Oscar Gold – How to Make an Oscar Statuette

The Academy of Motion Picture Arts and Sciences honors achievement in film and filmmaking through nine annual awards, with the Academy Award of Merit, or the Oscar as it is commonly know, being the most popular and coveted trophy.

Oscar night has captivated the film fraternity as well as the public since the initial award ceremony on May 16, 1929, at the Hollywood Roosevelt Hotel.

Today, the Oscar Awards is a widely televised event with a viewership of 40.3 million.

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History of the Oscars

The Academy of Motion Picture Arts and Sciences was formed in 1927, and they came up with the concept of an annual award in the form of a trophy as the best way to honor outstanding filmmaking achievements and further promote excellence in all aspects of motion picture production.

The task of creating a majestic trophy fell on Metro-Goldwyn-Mayer (MGM) art director Cedric Gibbons, who designed a statuette of a knight standing on a reel of film gripping a crusader’s sword.

The film reel on which the knight stands consists of five spokes, representing the five original branches of the Academy: actors, directors, producers, technicians and writers.

The design was made into a three dimensional reality by Los Angeles sculptor George Stanley. Since 1982, the golden statuettes are cast, molded, and polished by Chicago-based by R.S. Owens & Company.

How and when these shiny golden statuettes acquired the nickname Oscar is debatable. The Academy recognized the term officially in 1939.

Until the envelopes holding the names of winners are opened on Oscar night, the Academy remains unaware of the number of statuettes that will be handed out as there can be the possibility of ties and of multiple recipients sharing the prize in certain categories, thus rendering it impossible to accurately predict the exact number of statuettes.

Hence the Academy makes extra and the surplus is safely locked away in the Academy’s vault until the next year's event.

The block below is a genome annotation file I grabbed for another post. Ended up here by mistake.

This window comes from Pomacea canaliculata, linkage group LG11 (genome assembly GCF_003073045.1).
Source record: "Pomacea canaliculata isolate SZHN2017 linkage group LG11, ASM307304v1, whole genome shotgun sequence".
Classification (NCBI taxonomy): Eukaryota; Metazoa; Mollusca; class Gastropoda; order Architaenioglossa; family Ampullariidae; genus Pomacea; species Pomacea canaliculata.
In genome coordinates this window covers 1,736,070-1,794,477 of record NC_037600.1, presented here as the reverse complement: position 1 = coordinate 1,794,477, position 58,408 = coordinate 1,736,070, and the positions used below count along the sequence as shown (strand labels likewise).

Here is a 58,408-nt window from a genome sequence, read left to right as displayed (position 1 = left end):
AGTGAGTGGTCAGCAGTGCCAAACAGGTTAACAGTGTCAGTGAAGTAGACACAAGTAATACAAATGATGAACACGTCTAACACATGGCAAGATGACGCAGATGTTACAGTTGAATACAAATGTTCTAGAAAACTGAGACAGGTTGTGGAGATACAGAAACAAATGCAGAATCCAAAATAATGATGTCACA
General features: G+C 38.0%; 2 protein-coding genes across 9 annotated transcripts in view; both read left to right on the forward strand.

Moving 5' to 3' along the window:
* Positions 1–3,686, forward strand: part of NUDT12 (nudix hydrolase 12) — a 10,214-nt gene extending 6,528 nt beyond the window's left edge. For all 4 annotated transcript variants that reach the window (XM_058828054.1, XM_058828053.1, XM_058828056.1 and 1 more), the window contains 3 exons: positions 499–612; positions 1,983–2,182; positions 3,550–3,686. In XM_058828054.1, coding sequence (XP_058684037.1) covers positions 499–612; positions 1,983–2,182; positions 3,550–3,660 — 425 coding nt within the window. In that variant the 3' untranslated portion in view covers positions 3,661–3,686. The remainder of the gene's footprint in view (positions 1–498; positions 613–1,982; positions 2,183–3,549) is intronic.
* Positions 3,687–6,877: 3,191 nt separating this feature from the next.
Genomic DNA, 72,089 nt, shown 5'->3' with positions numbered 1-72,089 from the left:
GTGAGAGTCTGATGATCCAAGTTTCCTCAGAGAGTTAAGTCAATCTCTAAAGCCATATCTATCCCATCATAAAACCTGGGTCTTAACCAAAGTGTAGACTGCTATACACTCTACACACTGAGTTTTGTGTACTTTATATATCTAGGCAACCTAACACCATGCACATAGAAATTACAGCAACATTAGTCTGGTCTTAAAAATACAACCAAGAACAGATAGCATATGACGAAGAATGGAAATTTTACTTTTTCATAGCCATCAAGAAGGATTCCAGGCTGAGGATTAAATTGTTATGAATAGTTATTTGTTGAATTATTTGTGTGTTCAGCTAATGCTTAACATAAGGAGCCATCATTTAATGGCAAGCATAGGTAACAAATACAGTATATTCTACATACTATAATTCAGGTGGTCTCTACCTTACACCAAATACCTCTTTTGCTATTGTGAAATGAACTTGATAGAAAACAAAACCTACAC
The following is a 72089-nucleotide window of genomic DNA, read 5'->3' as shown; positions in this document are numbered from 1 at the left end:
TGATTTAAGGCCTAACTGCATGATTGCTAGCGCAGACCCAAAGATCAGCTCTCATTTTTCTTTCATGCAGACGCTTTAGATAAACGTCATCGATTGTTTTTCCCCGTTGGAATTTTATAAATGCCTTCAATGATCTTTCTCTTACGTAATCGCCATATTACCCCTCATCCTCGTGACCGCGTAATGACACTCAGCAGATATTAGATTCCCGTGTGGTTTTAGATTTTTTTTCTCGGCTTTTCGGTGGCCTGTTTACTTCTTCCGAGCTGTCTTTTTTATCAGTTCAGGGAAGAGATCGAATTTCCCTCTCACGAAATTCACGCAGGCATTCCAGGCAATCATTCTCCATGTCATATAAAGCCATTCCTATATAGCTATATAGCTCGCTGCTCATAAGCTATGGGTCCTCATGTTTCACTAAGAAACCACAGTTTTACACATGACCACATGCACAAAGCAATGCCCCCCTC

In 1950, a legal requirement was made regarding the prestigious golden statuettes, that the statuettes cannot be sold by neither the winners nor their heirs without first offering to sell them back to the Academy for US$1.

Statuette Composition and Dimensions

The prestigious Oscar award stands at 13.5 in. (34 cm) and weighs 8.5 lb (3.85 kg).

The Cedric Gibbons designed statuettes presented at the initial award ceremonies were made of solid bronze and plated with 24-karat gold.

It was cast at the C.W. Shumway & Sons Foundry in Batavia, Illinois, who are famous for casting the molds for the Vince Lombardi Trophy and Emmy Awards statuettes.

In the modern times, the statuette’s interior has been replaced by a metal mixture called Britannium or Britannia metal, which is a pewter-like alloy containing 93% tin, 5% antimony, and 2% copper.

The metal has smooth texture and silvery appearance. The statuette is then plated in copper, nickel silver, and finally given a 24-karat gold finish. Except for the black metal base, the statuette’s dimensions are true to the original design.

The base has had minor streamlining work done to it. It takes R.S. Owens & Company three to four weeks to produce 50 statuettes.

War Time Oscars

The Academy contributed to the victory effort during World War II not only through the War Film Library, but its Research Council in 1940 also worked with the War Department to coordinate the production of training films at the studios.

Oscar statuettes during the Second World War were made of painted plaster due to the shortage of metals and other materials; however, after the war, the plaster statuettes were taken back and replaced with the golden Oscar.

Solid Gold Oscars?

Winning an Oscar is a moment that will never be forgotten by the recipient, and that moment would probably only be topped if the Oscar was sculpted from solid gold.

If the statuettes were made of solid gold, it would cost approximately $219,000 to make one (taking into consideration the constant fluctuations in the price of gold).

To date, the Academy has presented about 2,800 statuettes, which would cost a whopping $637,000,000 were they crafted from pure gold.

However great a film is, this seems a little excessive, hence the use of gold-plating!

Regardless of whether the Oscar statuettes are gold-plated or made from solid gold, they will continue to awe movie goers and the film fraternity for years to come.

References

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G.P. Thomas

Written by

G.P. Thomas

Gary graduated from the University of Manchester with a first-class honours degree in Geochemistry and a Masters in Earth Sciences. After working in the Australian mining industry, Gary decided to hang up his geology boots and turn his hand to writing. When he isn't developing topical and informative content, Gary can usually be found playing his beloved guitar, or watching Aston Villa FC snatch defeat from the jaws of victory.

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